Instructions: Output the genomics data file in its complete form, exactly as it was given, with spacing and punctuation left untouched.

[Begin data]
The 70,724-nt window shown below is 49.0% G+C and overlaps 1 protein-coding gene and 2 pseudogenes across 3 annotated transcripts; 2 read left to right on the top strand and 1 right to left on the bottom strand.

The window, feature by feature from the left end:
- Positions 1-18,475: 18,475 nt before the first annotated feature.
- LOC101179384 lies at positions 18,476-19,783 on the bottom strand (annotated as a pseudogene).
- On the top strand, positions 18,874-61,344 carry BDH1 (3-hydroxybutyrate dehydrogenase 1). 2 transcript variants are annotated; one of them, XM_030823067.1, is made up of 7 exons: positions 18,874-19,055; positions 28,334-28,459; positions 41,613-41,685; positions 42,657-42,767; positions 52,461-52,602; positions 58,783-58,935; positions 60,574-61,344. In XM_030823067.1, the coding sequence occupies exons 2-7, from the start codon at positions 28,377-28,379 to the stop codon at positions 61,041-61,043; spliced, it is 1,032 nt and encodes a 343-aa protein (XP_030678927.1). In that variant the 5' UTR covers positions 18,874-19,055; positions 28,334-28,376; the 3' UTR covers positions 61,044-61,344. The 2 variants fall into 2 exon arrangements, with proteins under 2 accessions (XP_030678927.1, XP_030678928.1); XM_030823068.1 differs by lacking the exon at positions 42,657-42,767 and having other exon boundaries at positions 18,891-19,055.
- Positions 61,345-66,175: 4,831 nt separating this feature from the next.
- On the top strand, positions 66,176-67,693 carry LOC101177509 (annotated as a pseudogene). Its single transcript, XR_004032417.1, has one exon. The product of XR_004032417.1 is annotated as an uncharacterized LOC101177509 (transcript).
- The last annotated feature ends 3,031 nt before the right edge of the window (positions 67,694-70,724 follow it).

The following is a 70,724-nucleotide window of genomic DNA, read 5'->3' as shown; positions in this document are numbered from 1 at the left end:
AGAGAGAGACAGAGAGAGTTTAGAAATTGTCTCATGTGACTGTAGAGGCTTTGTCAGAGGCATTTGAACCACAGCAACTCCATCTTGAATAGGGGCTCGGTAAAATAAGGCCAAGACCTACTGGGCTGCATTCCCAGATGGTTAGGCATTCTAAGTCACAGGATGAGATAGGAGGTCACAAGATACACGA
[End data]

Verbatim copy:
The 70,724-nt window shown below is 49.0% G+C and overlaps 1 protein-coding gene and 2 pseudogenes across 3 annotated transcripts; 2 read left to right on the top strand and 1 right to left on the bottom strand.

The window, feature by feature from the left end:
- Positions 1-18,475: 18,475 nt before the first annotated feature.
- LOC101179384 lies at positions 18,476-19,783 on the bottom strand (annotated as a pseudogene).
- On the top strand, positions 18,874-61,344 carry BDH1 (3-hydroxybutyrate dehydrogenase 1). 2 transcript variants are annotated; one of them, XM_030823067.1, is made up of 7 exons: positions 18,874-19,055; positions 28,334-28,459; positions 41,613-41,685; positions 42,657-42,767; positions 52,461-52,602; positions 58,783-58,935; positions 60,574-61,344. In XM_030823067.1, the coding sequence occupies exons 2-7, from the start codon at positions 28,377-28,379 to the stop codon at positions 61,041-61,043; spliced, it is 1,032 nt and encodes a 343-aa protein (XP_030678927.1). In that variant the 5' UTR covers positions 18,874-19,055; positions 28,334-28,376; the 3' UTR covers positions 61,044-61,344. The 2 variants fall into 2 exon arrangements, with proteins under 2 accessions (XP_030678927.1, XP_030678928.1); XM_030823068.1 differs by lacking the exon at positions 42,657-42,767 and having other exon boundaries at positions 18,891-19,055.
- Positions 61,345-66,175: 4,831 nt separating this feature from the next.
- On the top strand, positions 66,176-67,693 carry LOC101177509 (annotated as a pseudogene). Its single transcript, XR_004032417.1, has one exon. The product of XR_004032417.1 is annotated as an uncharacterized LOC101177509 (transcript).
- The last annotated feature ends 3,031 nt before the right edge of the window (positions 67,694-70,724 follow it).

The following is a 70,724-nucleotide window of genomic DNA, read 5'->3' as shown; positions in this document are numbered from 1 at the left end:
AGAGAGAGACAGAGAGAGTTTAGAAATTGTCTCATGTGACTGTAGAGGCTTTGTCAGAGGCATTTGAACCACAGCAACTCCATCTTGAATAGGGGCTCGGTAAAATAAGGCCAAGACCTACTGGGCTGCATTCCCAGATGGTTAGGCATTCTAAGTCACAGGATGAGATAGGAGGTCACAAGATACACGA